Thursday, November 30, 2006

Why Xbox Video Service Needs Peer Impact

Last week Microsoft launched their digital marketplace for the Xbox and fell victim to the Slashdot effect. On the day of the launch the demand was more then they could handle and as a result users experienced extremely slow downloads or did not receive what they purchased at all.

Since then there have been many articles stating how Microsoft could solve these problems by using P2P technology and I couldn’t agree more. I have seen our technology solve this problem many times when we distribute the America’s Army game. About a year ago the Army released a major upgrade to their game and saw an amazing demand for the game. Users going to the America’s Army site to download the game found that almost every mirror sites was either down or was delivering the file at extremely slow speeds, but not us. With the combination of our P2P network and our seed servers we were able to deliver the file at fast speeds while keeping bandwidth costs low. And by the nature of P2P as demand increased for the game we were able to deliver the file at faster and faster speeds instead of slower and slower speeds like traditional distribution sites were delivering.

There is one article in particular I would like to comment on because it describes exactly what Peer Impact is today, and could be used by any company looking to distribute large files or streams on the Internet. The article was written by Mark Wilson and can be found on the Gizmodo website. It talks about a SIMPLE approach to solving Microsoft problems using BitTorrent, but as many of you know Peer Impact’s technology if very similar to BitTorrent in that a single file is broken into small fragments that are distributed among computers. People then share pieces of the content with one another. We believe that Peer Impact P2P technology is very different in some respects and more efficient then BitTorrent, and would solve this problem much better. Below is a snippet from the article with my comments.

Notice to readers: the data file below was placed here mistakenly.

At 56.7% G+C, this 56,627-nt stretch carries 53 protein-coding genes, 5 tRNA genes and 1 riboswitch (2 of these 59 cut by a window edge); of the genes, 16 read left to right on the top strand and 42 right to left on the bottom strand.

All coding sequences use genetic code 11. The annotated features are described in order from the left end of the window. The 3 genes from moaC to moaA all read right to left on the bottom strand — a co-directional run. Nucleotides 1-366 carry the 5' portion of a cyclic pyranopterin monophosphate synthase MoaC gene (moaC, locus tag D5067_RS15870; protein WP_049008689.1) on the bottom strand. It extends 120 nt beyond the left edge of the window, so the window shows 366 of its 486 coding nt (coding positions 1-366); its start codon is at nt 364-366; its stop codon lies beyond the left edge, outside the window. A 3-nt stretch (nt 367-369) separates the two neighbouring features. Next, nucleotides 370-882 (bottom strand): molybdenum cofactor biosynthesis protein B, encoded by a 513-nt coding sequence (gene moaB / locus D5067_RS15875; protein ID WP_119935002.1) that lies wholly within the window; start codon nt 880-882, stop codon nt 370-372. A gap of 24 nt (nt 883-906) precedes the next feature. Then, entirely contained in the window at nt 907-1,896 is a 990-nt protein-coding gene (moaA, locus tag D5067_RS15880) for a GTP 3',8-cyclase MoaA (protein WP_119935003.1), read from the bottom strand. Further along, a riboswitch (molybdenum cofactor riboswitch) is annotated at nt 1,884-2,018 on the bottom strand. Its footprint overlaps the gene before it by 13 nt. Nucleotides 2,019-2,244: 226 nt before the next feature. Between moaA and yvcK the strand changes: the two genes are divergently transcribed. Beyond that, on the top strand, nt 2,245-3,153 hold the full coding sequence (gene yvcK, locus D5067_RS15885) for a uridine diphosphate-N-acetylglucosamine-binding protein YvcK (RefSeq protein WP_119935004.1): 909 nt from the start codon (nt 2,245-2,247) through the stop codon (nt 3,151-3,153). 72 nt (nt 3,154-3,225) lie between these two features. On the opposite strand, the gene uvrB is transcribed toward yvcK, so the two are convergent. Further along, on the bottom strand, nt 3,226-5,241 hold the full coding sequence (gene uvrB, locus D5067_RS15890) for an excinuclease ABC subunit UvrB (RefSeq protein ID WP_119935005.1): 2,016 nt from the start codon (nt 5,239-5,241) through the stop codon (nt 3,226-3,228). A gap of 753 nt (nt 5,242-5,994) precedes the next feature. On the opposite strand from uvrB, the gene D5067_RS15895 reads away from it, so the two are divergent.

1. Users can have the option for faster downloads through Live's P2P sharing network.
> Peer Impact provides fast downloads for everyone through the use of our P2P network, but was built to allow people to have the option of not using the P2P network. Without the P2P network they could see slower download speeds.

2. By Microsoft heavily controlling super-seeding (distributing different parts of files evenly), a P2P-shared file could hit an efficient early transfer/share
> In addition to our P2P network we have super-seeders that help deliver content. This ensures that a file is delivered at a specified QoS if the P2P network can't supply enough bandwidth.

3. For a portion of your upstream bandwidth (that could be specified by user), gamers are able to download faster (and as a top uploader, you get access to top downloading speeds).
> When a user downloads a file we look are their participation rating(uptime, upstream bandwidth used, …) to determine how many sources to give them. A high rating will mean more sources during a download and more source means faster speeds.

4. Microsoft rewards power users with points per preset upload amount (1gb=50 Live points)
> Peer Impact has a rewards system called Peer Cash. For every upload you provide you earn Peer Cash which can be used to buy music, movies, TV shows, and games from our service. Users can also earn Peer Cash by recommending content to their friends or post links to content on their website or blog.

5. Brian Lam stops getting error messages.
> Error messages suck

6. Unicorns return to Earth.

Once again a agree with Mark that its too bad that companies that need P2P the most are not using the technology.

Here is a link to another article that mentions both Peer Impact and the Gizmodo article.
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